Ancient Babylonian Medicine: Theory and Practice

Ancient Babylonian Medicine: Theory and Practice

Ancient Babylonian Medicine: Theory and Practice

Ancient Babylonian Medicine: Theory and Practice


Utilizing a great variety of previously unknown cuneiform tablets, Ancient Babylonian Medicine: Theory and Practice examines the way medicine was practiced by various Babylonian professionals of the 2nd and 1st millennium B.C.
  • Represents the first overview of Babylonian medicine utilizing cuneiform sources, including archives of court letters, medical recipes, and commentaries written by ancient scholars
  • Attempts to reconcile the ways in which medicine and magic were related
  • Assigns authorship to various types of medical literature that were previously considered anonymous
  • Rejects the approach of other scholars that have attempted to apply modern diagnostic methods to ancient illnesses


If a man has pain in his kidney, his groin constantly hurts him, and his
urine is white like donkey-urine, and later on his urine shows blood, that
man suffers from “discharge” (muṣû-disease). You boil 2 shekels of myrrh,
2 shekels of baluhhu-resin, (and) 2 sila-measures of vinegar together in a
jug; cool it and mix it in equal measure in pressed oil. You pour half into
his urethra via a copper tube, half mix in premium beer, you leave it out
overnight and he drinks it on an empty stomach and he will get better.

Babylonian recipe for disease of the kidneys, BAM 7 35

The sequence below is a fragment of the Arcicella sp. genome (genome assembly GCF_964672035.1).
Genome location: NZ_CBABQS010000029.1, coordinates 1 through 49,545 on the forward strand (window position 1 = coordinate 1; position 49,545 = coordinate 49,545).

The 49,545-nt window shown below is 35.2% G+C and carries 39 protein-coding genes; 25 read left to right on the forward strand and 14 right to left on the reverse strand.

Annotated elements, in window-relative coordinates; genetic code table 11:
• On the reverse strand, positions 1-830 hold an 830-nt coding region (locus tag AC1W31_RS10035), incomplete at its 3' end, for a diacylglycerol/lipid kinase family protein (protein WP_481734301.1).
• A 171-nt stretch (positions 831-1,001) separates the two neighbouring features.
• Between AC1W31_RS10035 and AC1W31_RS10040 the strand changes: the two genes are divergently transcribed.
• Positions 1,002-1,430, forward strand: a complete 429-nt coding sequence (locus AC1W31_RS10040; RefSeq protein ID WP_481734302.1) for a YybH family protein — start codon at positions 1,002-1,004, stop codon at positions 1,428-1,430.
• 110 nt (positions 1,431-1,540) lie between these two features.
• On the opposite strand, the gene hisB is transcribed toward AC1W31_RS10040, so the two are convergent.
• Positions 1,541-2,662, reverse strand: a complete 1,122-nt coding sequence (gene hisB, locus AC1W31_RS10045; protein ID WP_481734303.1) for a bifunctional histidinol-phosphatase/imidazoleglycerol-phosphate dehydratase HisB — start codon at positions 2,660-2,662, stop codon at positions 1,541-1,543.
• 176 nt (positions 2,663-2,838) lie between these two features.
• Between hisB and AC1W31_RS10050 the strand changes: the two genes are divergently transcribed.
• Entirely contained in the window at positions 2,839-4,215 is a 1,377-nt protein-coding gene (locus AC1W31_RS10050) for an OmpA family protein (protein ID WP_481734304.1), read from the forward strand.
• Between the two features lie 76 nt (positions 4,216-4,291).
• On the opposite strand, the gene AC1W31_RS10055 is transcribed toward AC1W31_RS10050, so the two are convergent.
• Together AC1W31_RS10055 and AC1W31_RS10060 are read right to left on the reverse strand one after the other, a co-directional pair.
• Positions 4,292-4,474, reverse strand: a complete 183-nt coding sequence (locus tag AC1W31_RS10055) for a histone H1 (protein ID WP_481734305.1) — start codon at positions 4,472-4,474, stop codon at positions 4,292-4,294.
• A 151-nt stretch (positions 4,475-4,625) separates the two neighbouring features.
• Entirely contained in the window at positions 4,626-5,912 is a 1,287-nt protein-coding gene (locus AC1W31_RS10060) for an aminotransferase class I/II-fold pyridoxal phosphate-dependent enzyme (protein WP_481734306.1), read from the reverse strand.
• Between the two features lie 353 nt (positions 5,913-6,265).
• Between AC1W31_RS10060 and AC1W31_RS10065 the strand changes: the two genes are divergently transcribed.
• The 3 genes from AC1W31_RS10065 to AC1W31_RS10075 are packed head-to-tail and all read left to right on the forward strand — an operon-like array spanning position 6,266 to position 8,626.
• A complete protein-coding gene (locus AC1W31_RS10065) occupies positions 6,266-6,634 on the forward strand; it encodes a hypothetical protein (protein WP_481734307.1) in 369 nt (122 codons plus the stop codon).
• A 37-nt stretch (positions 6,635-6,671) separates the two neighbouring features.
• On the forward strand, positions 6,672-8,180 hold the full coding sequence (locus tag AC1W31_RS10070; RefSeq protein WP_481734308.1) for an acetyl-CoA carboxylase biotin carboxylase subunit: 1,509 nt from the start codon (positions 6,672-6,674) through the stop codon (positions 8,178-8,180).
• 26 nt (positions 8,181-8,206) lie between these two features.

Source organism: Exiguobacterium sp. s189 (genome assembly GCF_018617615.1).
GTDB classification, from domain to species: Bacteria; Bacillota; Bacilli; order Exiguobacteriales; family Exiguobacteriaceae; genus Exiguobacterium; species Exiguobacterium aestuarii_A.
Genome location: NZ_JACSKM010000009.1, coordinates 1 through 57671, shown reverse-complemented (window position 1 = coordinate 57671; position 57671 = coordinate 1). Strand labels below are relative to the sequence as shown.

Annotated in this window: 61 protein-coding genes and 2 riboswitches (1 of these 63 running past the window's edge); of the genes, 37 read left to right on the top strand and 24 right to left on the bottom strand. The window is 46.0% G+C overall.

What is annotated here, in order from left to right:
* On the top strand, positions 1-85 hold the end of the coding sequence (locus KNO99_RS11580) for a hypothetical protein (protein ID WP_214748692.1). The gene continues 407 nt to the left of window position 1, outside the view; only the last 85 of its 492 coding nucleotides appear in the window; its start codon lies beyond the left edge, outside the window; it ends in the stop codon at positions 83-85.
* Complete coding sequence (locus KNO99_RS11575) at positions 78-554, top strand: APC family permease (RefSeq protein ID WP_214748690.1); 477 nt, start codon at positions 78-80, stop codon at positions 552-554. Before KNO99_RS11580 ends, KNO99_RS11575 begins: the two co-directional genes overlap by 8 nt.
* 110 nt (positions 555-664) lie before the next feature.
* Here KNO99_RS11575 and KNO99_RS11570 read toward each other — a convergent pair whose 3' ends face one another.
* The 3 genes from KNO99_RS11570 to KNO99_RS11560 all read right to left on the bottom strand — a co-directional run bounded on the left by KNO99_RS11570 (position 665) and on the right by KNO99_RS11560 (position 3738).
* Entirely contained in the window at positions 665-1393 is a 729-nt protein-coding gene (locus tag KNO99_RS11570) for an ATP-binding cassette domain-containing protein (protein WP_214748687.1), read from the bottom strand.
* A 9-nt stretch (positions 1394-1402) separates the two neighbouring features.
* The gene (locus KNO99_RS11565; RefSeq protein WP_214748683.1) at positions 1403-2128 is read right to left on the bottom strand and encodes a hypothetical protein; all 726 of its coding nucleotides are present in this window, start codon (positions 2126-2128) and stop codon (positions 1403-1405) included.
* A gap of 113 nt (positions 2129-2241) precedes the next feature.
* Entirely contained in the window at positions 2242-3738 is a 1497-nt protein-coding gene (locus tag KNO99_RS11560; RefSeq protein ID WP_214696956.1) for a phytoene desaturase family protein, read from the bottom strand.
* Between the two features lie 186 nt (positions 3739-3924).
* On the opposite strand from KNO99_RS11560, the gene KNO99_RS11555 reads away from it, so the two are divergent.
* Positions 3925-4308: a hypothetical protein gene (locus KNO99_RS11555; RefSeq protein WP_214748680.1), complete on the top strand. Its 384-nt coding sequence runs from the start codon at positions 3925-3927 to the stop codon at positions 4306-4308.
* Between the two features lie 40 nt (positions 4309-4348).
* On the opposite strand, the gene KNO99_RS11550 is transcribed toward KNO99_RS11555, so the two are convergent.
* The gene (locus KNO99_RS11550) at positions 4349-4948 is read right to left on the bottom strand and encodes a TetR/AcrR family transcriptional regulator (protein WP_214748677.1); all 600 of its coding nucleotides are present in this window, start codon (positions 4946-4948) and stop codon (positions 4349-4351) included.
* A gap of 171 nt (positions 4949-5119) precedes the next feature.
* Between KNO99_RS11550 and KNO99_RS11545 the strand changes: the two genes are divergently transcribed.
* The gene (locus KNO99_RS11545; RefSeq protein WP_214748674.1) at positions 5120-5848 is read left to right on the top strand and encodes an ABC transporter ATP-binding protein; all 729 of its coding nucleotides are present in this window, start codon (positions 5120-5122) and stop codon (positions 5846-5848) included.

[If a] man has intestinal colic, he constantly scratches himself, he retains
wind in his anus, food and fluids are regurgitated (and) he suffers from
constipation of the rectum – its “redness” is raised and troubles him [with
out] giving him relief – you desiccate a lion skin and mix it with lion fat,
you dry (it) a second time, crush and mix it in cedar oil, make a pessary
and insert it into his anus.

Babylonian recipe for disease of the anus, BAM 7 151

Medicine today is technological and scientific, often making it difficult to cast our minds back to earlier ages when medicine was less understood and less successful. Actually, we need not go back very far in time, since any physician trained in medicine before the discovery of penicillin would attest to how relatively unsophisticated medicine still was, even by the middle of the twentieth century. As one physician recalls,

I graduated from medical school in 1938. Even in those days, medicine
was more a priesthood than a science. A favorite examination question

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